What is CBT?
In my last blog post I talked briefly about Cognitive Behavioural Therapy (commonly known as CBT) and so I thought it would be worthwhile to look at it in more detail. There are different types of counselling, such as psychodynamic and person-centred, which focus on a person’s past, but CBT is a talking therapy that instead helps a person to manage the problems they have by changing the way they think and behave.
CBT is commonly used to treat anxiety and depression, but it can be used to help with other mental and physical health problems as well. The therapy can help with mental health conditions such as bipolar disorder, post-traumatic stress disorder (PTSD), obsessive compulsive disorder (OCD), panic disorder, phobias, eating disorders, and schizophrenia, among others. In terms of physical health conditions, people who have long-term health conditions such as fibromyalgia, irritable bowel syndrome (IBS), and chronic fatigue syndrome (CFS) can benefit by having CBT as it can help them to cope better with the symptoms.
A course of CBT usually lasts between five and twenty sessions, with these lasting between thirty and sixty minutes, and them occurring once a week or once every two weeks. CBT works on the premise that a person’s thoughts, feelings, physical sensations and actions are all interconnected, and negative thoughts and feelings can trap us in a vicious cycle. The aim of CBT is to therefore help a person deal with their problems in a more positive way by breaking them down into smaller parts and then teach them how to change the negative patterns to then improve how that person then feels. The therapy looks for practical ways to improve a person’s state of mind on a daily basis.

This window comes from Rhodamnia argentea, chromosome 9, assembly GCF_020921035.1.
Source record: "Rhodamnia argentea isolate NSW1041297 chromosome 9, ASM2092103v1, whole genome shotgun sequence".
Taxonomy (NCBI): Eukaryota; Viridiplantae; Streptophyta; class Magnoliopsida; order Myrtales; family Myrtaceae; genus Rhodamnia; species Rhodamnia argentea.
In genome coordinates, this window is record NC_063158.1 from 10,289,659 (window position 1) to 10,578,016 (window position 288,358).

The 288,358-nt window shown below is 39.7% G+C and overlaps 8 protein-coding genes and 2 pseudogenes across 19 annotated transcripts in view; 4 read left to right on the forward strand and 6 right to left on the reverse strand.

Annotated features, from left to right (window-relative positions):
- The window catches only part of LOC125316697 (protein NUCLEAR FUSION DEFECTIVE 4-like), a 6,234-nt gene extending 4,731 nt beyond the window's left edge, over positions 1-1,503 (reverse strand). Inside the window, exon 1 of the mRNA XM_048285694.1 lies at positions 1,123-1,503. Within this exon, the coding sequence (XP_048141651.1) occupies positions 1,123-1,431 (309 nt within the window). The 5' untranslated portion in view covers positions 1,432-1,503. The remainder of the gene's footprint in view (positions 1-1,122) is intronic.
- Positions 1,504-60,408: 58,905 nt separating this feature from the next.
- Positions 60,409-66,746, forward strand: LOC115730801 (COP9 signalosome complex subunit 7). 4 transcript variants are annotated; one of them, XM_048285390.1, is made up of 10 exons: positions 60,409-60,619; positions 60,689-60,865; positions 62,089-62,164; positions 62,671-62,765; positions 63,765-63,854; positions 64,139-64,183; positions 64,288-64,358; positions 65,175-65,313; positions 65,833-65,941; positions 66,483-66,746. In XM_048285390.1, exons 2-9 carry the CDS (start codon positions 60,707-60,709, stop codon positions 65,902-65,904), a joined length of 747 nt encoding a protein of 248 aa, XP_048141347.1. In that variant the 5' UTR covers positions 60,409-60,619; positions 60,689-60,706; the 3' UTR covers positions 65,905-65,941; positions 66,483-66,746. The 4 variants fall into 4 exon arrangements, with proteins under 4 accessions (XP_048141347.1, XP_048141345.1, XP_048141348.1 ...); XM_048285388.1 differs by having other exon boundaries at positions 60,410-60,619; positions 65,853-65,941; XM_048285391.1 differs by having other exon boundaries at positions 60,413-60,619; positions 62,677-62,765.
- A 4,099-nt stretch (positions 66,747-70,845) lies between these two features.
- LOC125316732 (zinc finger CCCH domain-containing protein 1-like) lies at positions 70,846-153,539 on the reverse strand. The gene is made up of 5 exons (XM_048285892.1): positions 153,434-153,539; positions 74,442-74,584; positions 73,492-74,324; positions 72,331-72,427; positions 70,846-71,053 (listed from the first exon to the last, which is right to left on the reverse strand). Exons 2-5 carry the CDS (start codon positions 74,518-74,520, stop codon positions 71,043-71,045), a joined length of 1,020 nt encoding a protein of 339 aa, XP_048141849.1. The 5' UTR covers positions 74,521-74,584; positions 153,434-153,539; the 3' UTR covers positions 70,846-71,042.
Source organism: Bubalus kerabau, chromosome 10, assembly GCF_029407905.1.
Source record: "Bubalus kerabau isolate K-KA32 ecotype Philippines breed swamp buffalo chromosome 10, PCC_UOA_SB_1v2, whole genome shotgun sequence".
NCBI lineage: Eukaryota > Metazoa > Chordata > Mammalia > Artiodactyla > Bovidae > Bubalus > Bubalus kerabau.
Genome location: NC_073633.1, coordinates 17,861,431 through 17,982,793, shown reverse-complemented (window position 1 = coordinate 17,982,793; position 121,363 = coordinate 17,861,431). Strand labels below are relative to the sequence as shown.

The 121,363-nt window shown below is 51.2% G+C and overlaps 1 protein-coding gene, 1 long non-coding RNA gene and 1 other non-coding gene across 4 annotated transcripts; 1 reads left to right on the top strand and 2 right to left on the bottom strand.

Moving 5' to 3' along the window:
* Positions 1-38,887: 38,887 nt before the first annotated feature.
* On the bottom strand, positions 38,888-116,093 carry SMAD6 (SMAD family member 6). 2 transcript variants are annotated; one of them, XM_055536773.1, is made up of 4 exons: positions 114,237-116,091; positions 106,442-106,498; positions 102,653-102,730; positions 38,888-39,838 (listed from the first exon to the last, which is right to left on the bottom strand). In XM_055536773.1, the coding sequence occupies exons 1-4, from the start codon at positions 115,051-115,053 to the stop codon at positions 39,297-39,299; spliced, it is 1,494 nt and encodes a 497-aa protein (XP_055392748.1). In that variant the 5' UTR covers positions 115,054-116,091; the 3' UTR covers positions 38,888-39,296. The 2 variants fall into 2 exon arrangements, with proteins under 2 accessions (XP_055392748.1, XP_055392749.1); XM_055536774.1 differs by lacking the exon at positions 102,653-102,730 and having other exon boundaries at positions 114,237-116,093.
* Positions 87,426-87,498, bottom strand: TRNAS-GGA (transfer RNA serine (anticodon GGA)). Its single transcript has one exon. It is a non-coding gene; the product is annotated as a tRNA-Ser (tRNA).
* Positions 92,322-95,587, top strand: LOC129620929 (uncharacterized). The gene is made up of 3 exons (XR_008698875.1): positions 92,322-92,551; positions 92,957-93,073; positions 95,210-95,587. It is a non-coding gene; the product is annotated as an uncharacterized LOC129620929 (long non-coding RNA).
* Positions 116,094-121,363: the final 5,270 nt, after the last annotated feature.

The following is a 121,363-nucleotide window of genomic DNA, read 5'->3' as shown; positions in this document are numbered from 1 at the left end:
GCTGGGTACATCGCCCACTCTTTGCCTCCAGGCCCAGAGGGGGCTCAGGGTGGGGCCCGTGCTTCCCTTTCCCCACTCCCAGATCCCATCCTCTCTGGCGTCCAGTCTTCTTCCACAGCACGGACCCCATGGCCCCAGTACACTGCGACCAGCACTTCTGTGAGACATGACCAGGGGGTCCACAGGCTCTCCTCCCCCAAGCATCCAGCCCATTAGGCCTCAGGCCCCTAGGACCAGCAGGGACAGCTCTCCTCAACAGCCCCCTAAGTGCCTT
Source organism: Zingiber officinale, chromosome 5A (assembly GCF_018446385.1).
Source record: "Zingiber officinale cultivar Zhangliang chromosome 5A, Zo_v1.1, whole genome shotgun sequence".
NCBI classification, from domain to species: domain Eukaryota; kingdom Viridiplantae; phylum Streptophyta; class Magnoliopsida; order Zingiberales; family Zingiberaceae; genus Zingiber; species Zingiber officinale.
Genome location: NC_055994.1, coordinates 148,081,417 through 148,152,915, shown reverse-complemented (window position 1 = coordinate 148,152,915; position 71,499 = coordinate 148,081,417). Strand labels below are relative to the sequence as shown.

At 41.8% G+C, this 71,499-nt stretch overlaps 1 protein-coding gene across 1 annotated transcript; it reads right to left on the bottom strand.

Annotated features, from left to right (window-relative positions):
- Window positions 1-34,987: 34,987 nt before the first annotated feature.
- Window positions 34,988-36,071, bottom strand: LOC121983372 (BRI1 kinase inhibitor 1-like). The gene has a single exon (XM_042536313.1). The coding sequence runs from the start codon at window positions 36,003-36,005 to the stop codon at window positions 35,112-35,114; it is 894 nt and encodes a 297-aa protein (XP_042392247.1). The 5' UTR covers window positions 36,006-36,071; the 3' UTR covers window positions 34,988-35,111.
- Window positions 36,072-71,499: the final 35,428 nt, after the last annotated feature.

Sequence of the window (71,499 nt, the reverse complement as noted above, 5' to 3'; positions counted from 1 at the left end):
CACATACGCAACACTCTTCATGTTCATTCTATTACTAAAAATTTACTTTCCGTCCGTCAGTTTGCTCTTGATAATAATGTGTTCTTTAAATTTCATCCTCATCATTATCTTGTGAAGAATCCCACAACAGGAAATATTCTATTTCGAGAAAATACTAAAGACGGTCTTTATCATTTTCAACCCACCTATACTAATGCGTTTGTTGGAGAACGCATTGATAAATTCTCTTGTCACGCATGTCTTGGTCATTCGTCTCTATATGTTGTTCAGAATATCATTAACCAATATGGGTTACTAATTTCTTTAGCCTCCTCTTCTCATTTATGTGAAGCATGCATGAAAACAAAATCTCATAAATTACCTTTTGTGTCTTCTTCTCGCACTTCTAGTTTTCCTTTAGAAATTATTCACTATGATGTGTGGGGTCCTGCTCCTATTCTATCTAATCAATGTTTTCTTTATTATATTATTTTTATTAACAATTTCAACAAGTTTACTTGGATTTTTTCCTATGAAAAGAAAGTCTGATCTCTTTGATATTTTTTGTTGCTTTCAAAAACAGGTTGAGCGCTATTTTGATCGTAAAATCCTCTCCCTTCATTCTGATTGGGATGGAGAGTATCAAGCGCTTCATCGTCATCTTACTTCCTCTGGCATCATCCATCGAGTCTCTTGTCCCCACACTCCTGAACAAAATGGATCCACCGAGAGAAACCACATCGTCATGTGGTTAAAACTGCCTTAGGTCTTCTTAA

CBT sessions are collaborative in nature in the sense that a therapist works with their client to break down their problems into separate parts, such as the person’s thoughts, actions, and physical feelings. These can then be analysed by both parties to determine what effect they have on each other as well as on the client. The therapist can then help the client to work out how to change their unhelpful thoughts and behaviours.
With CBT there is a bit of homework the client needs to take part in; once the changes have been realised, the therapist would then ask the client to practice them in their everyday life, and the results can then be discussed at the next session. The skills that are learnt during the course of therapy should help a person manage their problems and stop them from having a negative impact on their life, even after the therapy has ended.
CBT can be very effective, but may not be successful or even suitable for every person. The extra homework can take up a lot of a person’s time, and co-operation is needed in the first place for the therapist to be able to work with the client. CBT also involves the client confronting their emotions and anxieties and can therefore make them experience initial phases of feeling anxious and emotionally uncomfortable. One of the main positives of it though is that it can be completed in a short period of time in comparison to other talking therapies. However, unlike these other talking therapies, CBT only deals with a person’s current problems rather than focusing on the issues from their past; it focuses on the person’s ability to change things within themselves, but it doesn’t address the wider problems that may be impacting on them.
In my opinion, it could be that a person can deal with how they are feeling in the present by using CBT, but depending on the cause of such feelings, there may be other things that need to be addressed. Other talking therapies can focus on the past and from there can work out why a person feels the way they do. I think CBT is revolutionary in how it works, but care must be taken to remember that it won’t work in every situation.
Sarah Keeping MBPsS MSc PgDip GDip BA (Hons)
Follow Sarah on twitter at @keepingapproach